Words: 1920 - Pages: 8

The Quest for Universal Shared Value

..."Ultimately, all human beings share core universal values, and apparent differences are merely variances of practices or interpretation." The Pursuit of Universal Shared Values Throughout the twentieth century, philosophers have struggled to understand the nature of human morality, namely, the underlying values that form it. Which factors form the basis of our conception of what is ‘right’ and ‘wrong’—‘good’ and ‘bad’? Do we all share certain values, or some approach, that helps us come about our moral judgments? Is there a universal ‘good’ and ‘bad’? This is really the crux of it, is it not? This essay will present the argument that the pursuit of human happiness—or at least perceived happiness—is the only value that can be considered universal amongst all human beings, and that the differences and conflicts between us stem from different interpretation’s of happiness and the means that should be taken toward its actualization. That is to say that something is ‘good’ to the extent to which it enables perceived happiness, or, disables a lack of perceived happiness. The universality of this value will be suggested to extend to all sentient beings, regardless of human intelligence and the capacity to reason. This essay’s thesis is in agreement with the proposed statement that, “ultimately, all human beings share core universal values, and apparent differences are merely variances of practices or interpretation,” however not to the extent that the ideas of philosophers......

Words: 1473 - Pages: 6

Creating Shared Value

...Incorporating sustainability and Responsible Business Behaviour into the Core Business by Creating Shared Value: Inclusive Business Core Values Our mission is to create an initiative that combines social responsibility, sustainability and business strategy Training Proposed Strategies    Teach them basics of selling Commercial knowledge and book keeping To make them full fledged micro-entrepreneurs Affect  Make them economically and socially independent Cognition  Belief in win-win model for both: the company and rural people Action  Providing necessary infrastructure and training to ladies Outcomes    Improved living standards of poor families increased brand awareness and loyalty in rural areas increasing bottom-line by improving sales growth Profit Sharing Key Attitudinal Barriers  Reluctant  Profit Sharing-Putting One self before Others Proposed Strategies  Increased social awareness coupled with practical experience. Affect Awareness and empathy toward problems plaguing the country Cognition  Belief in society first Action  Rural empowerment, CSR activities, Rural livelihood generation Outcomes  Increased rural penetration  Greater CSR activities  Inclusive growth  Increased per capita income Perception of Selling Method Proposed Strategies  Good packaging  Hoardings/advertisements  Improved communication of selling points Affect  Improved perception of brand  Goodwill and trust Cognition ...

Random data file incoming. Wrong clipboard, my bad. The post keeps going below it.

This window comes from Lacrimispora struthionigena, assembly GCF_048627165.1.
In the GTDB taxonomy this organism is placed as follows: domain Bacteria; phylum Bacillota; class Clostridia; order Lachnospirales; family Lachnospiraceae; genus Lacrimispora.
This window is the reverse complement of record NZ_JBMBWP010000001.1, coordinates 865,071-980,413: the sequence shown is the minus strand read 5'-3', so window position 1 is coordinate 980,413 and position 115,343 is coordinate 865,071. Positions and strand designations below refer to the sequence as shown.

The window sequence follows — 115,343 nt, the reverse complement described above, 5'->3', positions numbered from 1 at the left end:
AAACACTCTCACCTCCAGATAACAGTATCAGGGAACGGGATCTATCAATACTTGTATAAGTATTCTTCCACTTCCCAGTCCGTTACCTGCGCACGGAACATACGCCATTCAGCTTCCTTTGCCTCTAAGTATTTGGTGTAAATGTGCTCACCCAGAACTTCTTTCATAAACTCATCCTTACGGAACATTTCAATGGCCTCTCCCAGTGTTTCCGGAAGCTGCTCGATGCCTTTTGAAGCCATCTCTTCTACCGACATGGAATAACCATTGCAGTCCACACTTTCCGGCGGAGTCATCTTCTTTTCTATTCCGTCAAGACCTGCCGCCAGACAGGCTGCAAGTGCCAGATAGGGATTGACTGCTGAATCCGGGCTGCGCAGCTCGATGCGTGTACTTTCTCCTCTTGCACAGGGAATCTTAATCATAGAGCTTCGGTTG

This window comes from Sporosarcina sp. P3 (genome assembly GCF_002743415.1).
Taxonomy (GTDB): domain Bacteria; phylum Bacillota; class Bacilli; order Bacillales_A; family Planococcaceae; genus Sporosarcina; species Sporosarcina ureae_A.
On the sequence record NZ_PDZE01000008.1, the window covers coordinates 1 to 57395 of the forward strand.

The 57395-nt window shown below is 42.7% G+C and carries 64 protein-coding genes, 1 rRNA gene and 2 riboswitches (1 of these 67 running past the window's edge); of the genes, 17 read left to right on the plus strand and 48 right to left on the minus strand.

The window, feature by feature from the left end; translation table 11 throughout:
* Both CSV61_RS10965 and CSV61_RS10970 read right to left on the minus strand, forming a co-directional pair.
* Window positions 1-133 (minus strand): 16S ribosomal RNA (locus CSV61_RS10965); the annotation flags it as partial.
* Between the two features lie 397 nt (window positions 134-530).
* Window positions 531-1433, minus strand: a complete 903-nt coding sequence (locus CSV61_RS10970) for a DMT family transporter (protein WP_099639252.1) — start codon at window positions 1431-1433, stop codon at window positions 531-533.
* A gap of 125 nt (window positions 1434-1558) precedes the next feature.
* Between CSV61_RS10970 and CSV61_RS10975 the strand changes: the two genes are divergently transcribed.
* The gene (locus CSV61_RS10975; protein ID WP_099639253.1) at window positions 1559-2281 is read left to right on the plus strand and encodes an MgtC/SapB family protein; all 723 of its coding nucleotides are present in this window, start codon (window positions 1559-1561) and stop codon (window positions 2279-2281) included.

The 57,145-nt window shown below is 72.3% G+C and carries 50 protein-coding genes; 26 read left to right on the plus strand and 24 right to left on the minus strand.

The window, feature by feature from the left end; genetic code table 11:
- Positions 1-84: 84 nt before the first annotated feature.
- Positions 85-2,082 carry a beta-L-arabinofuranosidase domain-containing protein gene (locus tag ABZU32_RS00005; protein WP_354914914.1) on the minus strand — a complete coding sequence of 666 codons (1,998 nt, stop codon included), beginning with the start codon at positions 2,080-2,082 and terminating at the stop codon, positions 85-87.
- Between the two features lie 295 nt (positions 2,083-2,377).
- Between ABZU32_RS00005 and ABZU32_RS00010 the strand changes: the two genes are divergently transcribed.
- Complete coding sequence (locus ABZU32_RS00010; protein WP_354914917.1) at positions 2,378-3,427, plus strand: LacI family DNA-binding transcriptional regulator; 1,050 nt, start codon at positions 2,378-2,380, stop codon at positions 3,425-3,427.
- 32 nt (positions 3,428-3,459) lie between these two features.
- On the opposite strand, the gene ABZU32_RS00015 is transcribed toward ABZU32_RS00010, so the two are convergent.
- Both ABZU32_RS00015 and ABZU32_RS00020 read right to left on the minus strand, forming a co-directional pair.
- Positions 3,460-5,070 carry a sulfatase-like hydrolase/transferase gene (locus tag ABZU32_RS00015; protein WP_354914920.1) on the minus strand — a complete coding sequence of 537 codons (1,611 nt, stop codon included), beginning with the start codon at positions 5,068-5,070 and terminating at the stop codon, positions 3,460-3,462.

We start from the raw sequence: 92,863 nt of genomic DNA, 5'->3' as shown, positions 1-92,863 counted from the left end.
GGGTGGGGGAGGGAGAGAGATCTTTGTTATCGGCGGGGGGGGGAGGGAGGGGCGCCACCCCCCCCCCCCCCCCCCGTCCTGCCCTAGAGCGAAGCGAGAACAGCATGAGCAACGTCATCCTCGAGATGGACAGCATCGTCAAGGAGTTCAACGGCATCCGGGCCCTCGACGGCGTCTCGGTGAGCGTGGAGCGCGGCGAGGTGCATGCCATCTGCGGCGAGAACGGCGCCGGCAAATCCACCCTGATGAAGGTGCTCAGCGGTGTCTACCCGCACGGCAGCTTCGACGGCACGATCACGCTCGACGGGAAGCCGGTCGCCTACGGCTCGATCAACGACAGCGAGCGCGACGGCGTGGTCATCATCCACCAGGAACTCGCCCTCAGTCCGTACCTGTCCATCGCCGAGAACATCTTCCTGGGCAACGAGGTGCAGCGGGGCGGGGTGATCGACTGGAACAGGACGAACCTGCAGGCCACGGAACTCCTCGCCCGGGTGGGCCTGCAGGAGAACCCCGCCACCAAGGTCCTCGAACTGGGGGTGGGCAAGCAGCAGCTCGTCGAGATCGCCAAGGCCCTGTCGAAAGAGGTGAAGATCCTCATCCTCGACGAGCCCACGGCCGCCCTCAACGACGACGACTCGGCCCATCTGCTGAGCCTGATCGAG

Words: 420 - Pages: 2

What Company Can Benefit from Shared Value and Why?

...For example I came across an article about how Starbucks, the worlds largest coffee company leveraged strategic CSR initiatives to gain competitive advantage to secure premium coffee from Etiopia and gain successful market access into India. Starbucks faced the risk of losing Starbucks Fair Trade coffee market share in the long-run. As a solution to this problem Starbucks developed partnerships to invest in coffee farmers in Ethiopia. As a result coffee yield from farmers increased due to the farming best practices they now could adopt, coffee quality increased and Starbucks developed long running relationships with these quality suppliers. In addition, the farmer’s standard of living also increased thus integrating business value and social progress. Secondly Starbucks when aiming to make a market entry in India adopted a India-specific CSR strategy to raise the domestic coffee industry to Starbucks standards and thus gain the government approval to enter the India market. Starbucks’s inital attempts to enter the Indian market had failed due to lack of political support, however with this startegic CSR startegy Starbucks was able to gain the local government support. It worked with Conservation International and the Coffee Board to raise coffee farmers to C.A.F.E. and Fair Trade standards and thus not only secured market entry but also secured local coffee supply thus reducing costs. It created a win-win situation as the farmers benefited as well and the initiatives raised......